Celebrating International Women's Day When Boris Johnson picked 8 March as the day Paulinas (and millions of others) begin to return to some sort of normality, it’s likely he hadn’t realised the significance of that date - it was International Women’s Day.  110 years after the first International Women’s Day, it’s a source of shame, anger and sorrow that we still haven’t achieved gender equality, and that a day on which women around the world can make their voices heard remains as relevant as ever. While we recognise the struggles and achievements of the foremothers on whose shoulders we stand, we have a long way to go. According to the World Economic Forum, none of us will see genuine gender equality in our lifetimes, nor will many of our children. Gender parity will not be reached for almost a century. We can’t remain silent. 

On 8 March, we aimed to: 

  • celebrate women’s achievements 
  • raise awareness about women’s equality 
  • lobby for accelerated gender parity 
  • fundraise for female-focused charities.

The campaign theme for International Women’s Day 2021 was ‘Choose to Challenge.’ A challenged world is an alert world and from challenge comes change. So let’s all #ChooseToChallenge.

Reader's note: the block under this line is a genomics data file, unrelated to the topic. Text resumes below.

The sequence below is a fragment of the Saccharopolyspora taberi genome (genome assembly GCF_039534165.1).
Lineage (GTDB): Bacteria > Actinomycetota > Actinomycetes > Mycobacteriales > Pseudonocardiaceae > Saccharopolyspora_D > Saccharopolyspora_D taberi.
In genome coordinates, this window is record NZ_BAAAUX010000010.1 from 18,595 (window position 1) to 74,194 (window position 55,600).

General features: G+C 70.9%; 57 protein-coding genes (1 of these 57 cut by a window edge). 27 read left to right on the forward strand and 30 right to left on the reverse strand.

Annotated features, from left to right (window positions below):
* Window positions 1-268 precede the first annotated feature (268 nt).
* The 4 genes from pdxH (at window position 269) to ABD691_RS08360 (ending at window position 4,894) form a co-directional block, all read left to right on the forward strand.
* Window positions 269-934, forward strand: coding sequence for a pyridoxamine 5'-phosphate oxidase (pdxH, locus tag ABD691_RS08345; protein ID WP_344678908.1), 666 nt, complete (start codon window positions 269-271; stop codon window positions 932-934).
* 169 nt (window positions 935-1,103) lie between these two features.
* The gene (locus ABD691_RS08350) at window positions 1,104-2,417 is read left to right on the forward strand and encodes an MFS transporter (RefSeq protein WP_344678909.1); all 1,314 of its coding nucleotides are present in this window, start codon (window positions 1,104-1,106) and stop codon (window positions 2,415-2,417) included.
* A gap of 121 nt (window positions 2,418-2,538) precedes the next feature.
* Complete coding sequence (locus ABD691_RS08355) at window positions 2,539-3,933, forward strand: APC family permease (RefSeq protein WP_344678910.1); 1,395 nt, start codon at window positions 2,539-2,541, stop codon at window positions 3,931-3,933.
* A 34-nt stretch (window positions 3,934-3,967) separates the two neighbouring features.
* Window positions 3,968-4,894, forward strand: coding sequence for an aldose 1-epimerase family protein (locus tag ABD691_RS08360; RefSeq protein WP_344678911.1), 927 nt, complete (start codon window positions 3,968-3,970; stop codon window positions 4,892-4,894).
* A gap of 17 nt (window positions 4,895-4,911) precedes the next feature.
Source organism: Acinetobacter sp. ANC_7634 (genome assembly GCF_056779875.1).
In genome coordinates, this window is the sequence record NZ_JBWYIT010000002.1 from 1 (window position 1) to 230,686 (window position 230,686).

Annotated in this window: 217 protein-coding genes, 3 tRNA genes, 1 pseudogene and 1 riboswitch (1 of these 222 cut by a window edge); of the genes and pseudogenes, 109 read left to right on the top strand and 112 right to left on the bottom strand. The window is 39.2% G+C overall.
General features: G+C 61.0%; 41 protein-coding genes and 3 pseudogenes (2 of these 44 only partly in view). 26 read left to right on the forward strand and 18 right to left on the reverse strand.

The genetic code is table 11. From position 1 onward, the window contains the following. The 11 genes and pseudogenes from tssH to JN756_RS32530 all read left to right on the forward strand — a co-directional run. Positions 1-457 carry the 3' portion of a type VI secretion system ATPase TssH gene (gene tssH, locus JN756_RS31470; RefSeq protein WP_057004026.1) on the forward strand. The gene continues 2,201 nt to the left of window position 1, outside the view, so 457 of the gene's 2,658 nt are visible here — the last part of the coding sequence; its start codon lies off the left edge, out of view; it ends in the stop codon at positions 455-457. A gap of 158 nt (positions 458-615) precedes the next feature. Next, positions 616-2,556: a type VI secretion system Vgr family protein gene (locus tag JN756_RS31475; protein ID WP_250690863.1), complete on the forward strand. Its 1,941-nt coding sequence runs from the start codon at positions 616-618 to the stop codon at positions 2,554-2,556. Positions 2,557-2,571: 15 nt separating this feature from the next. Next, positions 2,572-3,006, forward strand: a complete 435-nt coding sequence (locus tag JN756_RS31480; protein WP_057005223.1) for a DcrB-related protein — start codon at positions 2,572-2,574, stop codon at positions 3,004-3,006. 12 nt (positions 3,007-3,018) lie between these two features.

It takes courage to call out gender bias and inequality but there’s strength in numbers and the worldwide campaign needs as many women as possible to literally raise their hands to support the cause. Strike the Choose To Challenge pose by raising your arm as you would to take an oath and share on social media using #ChooseToChallenge #IWD2021 to encourage others to commit to helping forge an inclusive world. 

The real challenge is to make sure the message is heard and to keep on challenging, no matter what the date is. To keep us on track, International Women’s Day established a number of broad missions from educating women on healthcare choices, celebrating women’s attainments in all spheres from tech to sport, creating genuinely inclusive workspaces where women can thrive, enhancing the visibility of women creatives and several more. It should be a goal of each of us to pick and support one or more of these that resonate with our particular circumstances. 

International Women’s Day is also a time to honour and commemorate every woman in our lives. In Italy, Russia and some Eastern European countries, women are presented with mimosa on 8 March, as a token of appreciation for all that they do. Italian feminists Rita Montagna and Teresa Mattei chose this flower in 1946 as a symbol of strength, sensibility and sensitivity and their idea was adopted as a charming gesture of recognition by the movement. 

We hope you all had a happy International Women’s Day! 

Amara VI